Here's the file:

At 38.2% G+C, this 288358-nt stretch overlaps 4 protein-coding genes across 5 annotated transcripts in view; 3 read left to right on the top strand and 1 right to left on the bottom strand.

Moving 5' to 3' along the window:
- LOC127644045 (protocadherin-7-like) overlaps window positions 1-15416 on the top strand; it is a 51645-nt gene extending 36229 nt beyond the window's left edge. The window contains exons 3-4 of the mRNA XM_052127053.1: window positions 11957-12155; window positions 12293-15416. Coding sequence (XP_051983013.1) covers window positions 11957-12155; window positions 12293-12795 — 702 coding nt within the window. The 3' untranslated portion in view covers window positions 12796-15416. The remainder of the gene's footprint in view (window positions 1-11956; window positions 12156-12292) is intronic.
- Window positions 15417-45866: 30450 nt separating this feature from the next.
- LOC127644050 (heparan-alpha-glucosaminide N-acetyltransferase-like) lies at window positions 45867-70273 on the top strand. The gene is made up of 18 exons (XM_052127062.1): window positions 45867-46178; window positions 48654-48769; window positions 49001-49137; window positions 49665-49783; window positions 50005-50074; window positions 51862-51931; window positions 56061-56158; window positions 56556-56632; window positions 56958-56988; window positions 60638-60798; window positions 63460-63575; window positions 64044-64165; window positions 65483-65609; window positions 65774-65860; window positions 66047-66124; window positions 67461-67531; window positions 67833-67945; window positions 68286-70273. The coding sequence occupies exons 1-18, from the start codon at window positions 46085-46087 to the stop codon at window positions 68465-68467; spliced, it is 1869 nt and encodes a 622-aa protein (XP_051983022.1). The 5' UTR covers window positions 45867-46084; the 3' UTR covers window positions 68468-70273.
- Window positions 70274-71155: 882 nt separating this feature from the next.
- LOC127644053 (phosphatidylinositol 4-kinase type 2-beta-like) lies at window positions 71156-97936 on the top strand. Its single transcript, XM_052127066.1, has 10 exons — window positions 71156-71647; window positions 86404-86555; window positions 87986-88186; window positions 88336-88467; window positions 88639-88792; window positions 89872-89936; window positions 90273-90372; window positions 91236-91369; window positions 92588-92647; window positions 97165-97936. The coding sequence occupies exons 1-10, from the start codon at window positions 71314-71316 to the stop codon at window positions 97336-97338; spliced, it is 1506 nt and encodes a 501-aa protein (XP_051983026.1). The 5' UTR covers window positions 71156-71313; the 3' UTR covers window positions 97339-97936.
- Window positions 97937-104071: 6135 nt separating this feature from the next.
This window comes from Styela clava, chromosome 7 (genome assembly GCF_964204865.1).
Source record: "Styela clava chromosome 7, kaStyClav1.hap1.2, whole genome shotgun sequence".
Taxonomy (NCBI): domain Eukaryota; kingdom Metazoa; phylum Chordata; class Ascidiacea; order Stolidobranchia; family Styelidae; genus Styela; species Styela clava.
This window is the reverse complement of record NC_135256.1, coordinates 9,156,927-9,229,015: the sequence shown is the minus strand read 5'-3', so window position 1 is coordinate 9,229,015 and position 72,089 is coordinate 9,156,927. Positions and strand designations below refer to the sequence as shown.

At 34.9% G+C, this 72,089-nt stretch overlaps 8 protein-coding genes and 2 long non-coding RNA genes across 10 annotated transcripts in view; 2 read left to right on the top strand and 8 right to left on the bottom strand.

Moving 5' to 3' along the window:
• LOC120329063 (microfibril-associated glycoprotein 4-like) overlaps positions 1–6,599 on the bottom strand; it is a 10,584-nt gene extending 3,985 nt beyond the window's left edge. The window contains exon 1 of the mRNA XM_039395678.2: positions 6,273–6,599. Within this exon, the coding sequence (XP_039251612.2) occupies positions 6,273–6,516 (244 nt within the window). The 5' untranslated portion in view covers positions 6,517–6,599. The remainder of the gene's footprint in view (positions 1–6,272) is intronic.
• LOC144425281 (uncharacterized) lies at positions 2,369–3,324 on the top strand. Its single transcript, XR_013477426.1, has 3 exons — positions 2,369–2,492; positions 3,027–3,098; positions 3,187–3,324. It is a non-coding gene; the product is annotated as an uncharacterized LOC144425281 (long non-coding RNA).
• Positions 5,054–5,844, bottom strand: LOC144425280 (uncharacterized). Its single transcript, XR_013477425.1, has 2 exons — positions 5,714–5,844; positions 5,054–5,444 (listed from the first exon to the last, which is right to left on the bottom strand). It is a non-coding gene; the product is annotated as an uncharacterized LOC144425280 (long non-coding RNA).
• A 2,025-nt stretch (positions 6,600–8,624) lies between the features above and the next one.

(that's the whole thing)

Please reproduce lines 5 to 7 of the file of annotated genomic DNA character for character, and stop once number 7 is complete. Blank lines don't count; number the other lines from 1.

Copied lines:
- LOC127644050 (heparan-alpha-glucosaminide N-acetyltransferase-like) lies at window positions 45867-70273 on the top strand. The gene is made up of 18 exons (XM_052127062.1): window positions 45867-46178; window positions 48654-48769; window positions 49001-49137; window positions 49665-49783; window positions 50005-50074; window positions 51862-51931; window positions 56061-56158; window positions 56556-56632; window positions 56958-56988; window positions 60638-60798; window positions 63460-63575; window positions 64044-64165; window positions 65483-65609; window positions 65774-65860; window positions 66047-66124; window positions 67461-67531; window positions 67833-67945; window positions 68286-70273. The coding sequence occupies exons 1-18, from the start codon at window positions 46085-46087 to the stop codon at window positions 68465-68467; spliced, it is 1869 nt and encodes a 622-aa protein (XP_051983022.1). The 5' UTR covers window positions 45867-46084; the 3' UTR covers window positions 68468-70273.
- Window positions 70274-71155: 882 nt separating this feature from the next.
- LOC127644053 (phosphatidylinositol 4-kinase type 2-beta-like) lies at window positions 71156-97936 on the top strand. Its single transcript, XM_052127066.1, has 10 exons — window positions 71156-71647; window positions 86404-86555; window positions 87986-88186; window positions 88336-88467; window positions 88639-88792; window positions 89872-89936; window positions 90273-90372; window positions 91236-91369; window positions 92588-92647; window positions 97165-97936. The coding sequence occupies exons 1-10, from the start codon at window positions 71314-71316 to the stop codon at window positions 97336-97338; spliced, it is 1506 nt and encodes a 501-aa protein (XP_051983026.1). The 5' UTR covers window positions 71156-71313; the 3' UTR covers window positions 97339-97936.